The rapid growth of social media sites such as Facebook and Twitter, is bringing about a shift in focus for the online presence of businesses. The new focus is being dubbed as social media optimization (SMO) by industry experts. Some feel that SMO may become more important to businesses than SEO (search engine optimization).
A future where the number of hits on a website is less important than the size of the network an organization has built on sites like Facebook, Twitter, YouTube, and LinkedIn may not be that far off.
That is not to say that SEO strategies will not be important as well. People are still going to go to Google and search for products and services they want or need. However, there are some distinct advantages that SMO holds over SEO.
The use of social media gives organizations a chance to change interactions online from having mostly a transactional nature with no personal touch, to ones that build a relationship between a business and their clients or prospects.
People are more likely to buy from someone they know, like, and trust.
With so many people using sites like Facebook and Twitter, people are almost expecting that a company has a presence on these sites. The advantage for a business owner is that those who do use social media sites tend to use them on a very frequent basis.
For example, statistics show that of the more than 140 million users of Facebook, over half of them use it on a daily basis. With the creation of applications that allow people to log on to these sites right from their cell phone, users today have such easy and convenient access to these sites that it seems unlikely that those trends will decline anytime soon.
Video marketing sites like YouTube and Vimeo can give an organization a chance to put a face with a name. Many business owners today are recording short messages about their products and services to share on these sites. These videos give them all the benefits of a television commercial without the high cost. In fact, some research is showing that many people trust a simple video shot with a handheld camera even more than a corporately produced, high priced advertisement. There is something about simplicity that people like and trust.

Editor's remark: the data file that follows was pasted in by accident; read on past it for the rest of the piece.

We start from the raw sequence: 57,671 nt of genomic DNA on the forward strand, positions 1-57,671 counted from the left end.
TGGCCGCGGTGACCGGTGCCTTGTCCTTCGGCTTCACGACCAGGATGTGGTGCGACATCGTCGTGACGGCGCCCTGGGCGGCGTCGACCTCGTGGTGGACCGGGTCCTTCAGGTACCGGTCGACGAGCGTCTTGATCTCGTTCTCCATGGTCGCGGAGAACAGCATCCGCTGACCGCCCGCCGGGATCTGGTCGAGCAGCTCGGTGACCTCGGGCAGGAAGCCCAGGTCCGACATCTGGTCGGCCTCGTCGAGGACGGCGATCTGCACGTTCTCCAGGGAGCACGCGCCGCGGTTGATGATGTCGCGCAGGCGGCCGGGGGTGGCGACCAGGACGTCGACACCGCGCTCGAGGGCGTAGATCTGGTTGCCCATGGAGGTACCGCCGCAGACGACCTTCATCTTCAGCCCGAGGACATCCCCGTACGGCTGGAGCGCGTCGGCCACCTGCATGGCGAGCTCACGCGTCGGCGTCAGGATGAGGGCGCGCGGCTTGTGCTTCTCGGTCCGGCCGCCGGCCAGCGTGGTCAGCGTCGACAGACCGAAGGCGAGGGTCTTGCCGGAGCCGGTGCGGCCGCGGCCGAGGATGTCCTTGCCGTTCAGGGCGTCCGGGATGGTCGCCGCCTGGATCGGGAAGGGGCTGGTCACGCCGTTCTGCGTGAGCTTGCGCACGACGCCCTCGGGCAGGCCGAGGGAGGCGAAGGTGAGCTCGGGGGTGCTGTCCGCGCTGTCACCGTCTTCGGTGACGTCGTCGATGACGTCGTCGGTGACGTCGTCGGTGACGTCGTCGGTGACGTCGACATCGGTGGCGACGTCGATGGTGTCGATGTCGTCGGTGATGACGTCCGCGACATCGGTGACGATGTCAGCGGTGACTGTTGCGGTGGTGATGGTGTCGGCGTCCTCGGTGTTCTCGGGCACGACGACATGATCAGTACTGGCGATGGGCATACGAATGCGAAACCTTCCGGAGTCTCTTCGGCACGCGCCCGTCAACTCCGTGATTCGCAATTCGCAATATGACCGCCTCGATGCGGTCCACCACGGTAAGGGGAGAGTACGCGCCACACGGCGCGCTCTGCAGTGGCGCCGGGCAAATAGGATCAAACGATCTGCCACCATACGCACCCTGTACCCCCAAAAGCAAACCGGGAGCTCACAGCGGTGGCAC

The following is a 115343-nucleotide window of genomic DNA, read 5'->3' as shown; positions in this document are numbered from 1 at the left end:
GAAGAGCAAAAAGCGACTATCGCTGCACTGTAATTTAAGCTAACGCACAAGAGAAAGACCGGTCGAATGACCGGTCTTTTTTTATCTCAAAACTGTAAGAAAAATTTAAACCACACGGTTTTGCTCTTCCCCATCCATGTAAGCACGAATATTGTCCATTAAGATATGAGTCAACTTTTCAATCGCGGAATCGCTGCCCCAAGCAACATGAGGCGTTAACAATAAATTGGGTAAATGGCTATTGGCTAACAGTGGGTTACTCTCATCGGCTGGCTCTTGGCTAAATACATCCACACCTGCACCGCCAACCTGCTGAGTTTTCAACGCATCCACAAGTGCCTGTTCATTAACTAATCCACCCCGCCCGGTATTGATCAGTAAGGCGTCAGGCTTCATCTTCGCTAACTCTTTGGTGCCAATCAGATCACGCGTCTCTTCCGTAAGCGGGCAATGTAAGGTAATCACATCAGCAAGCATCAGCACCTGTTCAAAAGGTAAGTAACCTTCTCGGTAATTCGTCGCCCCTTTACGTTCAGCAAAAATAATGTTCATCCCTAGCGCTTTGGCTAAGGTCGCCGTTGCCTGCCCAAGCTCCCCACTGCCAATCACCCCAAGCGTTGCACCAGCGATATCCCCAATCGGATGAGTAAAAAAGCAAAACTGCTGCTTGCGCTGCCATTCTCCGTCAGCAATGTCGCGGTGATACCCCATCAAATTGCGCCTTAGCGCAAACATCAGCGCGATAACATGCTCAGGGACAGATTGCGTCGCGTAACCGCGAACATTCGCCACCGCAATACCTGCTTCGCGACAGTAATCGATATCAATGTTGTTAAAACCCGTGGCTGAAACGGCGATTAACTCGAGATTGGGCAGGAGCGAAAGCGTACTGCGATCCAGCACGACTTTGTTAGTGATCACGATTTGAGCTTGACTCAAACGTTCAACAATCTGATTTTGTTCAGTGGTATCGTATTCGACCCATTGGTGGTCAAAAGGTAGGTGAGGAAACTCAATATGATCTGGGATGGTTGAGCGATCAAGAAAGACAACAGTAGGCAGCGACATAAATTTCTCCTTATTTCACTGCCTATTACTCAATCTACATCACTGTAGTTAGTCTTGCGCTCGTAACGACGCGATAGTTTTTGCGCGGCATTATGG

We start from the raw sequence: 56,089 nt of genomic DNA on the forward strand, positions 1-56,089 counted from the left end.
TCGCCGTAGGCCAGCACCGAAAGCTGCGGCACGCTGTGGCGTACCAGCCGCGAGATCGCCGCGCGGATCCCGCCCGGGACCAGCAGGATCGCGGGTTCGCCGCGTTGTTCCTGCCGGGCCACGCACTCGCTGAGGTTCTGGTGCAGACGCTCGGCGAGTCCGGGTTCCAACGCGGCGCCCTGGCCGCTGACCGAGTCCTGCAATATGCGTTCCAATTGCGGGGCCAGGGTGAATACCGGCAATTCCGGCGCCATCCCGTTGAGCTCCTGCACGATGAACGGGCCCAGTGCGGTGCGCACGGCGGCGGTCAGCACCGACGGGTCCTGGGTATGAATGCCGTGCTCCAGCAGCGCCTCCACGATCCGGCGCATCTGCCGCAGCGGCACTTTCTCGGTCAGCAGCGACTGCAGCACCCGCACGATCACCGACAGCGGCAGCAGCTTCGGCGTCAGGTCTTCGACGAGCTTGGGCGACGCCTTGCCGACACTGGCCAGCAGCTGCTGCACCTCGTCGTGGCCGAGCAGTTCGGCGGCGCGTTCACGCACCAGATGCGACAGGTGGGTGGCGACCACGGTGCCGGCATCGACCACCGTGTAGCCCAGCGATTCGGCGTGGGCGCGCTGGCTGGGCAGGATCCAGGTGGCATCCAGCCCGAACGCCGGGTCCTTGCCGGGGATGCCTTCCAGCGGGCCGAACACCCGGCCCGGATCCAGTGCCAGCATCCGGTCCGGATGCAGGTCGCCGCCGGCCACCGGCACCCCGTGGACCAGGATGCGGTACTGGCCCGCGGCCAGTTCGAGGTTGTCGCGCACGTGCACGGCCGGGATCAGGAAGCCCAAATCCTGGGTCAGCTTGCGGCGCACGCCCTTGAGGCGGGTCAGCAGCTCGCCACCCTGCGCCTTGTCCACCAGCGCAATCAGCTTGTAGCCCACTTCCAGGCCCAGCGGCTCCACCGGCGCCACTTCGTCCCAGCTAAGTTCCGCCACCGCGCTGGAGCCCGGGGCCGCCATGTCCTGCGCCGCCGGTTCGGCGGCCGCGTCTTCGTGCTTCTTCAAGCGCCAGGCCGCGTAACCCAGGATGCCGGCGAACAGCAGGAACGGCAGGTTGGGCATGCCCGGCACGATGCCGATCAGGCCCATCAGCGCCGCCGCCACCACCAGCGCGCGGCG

The use of these social media sites can easily be intertwined. A video shot on YouTube can then be embedded into a Facebook page. A Twitter account can be used to broadcast a message to followers and let them know about the new video on the Facebook page. All of the sites will have links pointing visitors to the organization’s main website. In this way, organizations can stretch their reach farther than ever before.
Another advantage to business owners is the viral nature of social media. A user of Twitter may “retweet” the broadcast of a business they are following. Now instead of a business just reaching its followers, it is reaching the followers of their followers. Some of them may pick up the message and decide to send it on to their followers. A message on a Facebook page may attract comments from the “fans” of the page or they may choose to share the message with all of their friends. The activity of those fans will be broadcast on the news feed of each of their connections. It may attract interest from those connections. They may choose to visit the organization’s fan page and become a fan as well. Their activity might then peak the curiosity of their friends, and so on.
In this way, social media can give a business organization a super-charged version of word-of-mouth advertising. There is no more powerful form of advertising than hearing an endorsement from someone you trust. People may not talk to all of their friends and family on a weekly, monthly, or even yearly basis. However, if they post something on a social media site that they are a member of, chances are all of their friends and family who are one of their connections on the site will see it within a day or two.
The business organizations who embrace this change and start to really invest in their social media presence will find themselves far ahead of their competitors who jump in much later.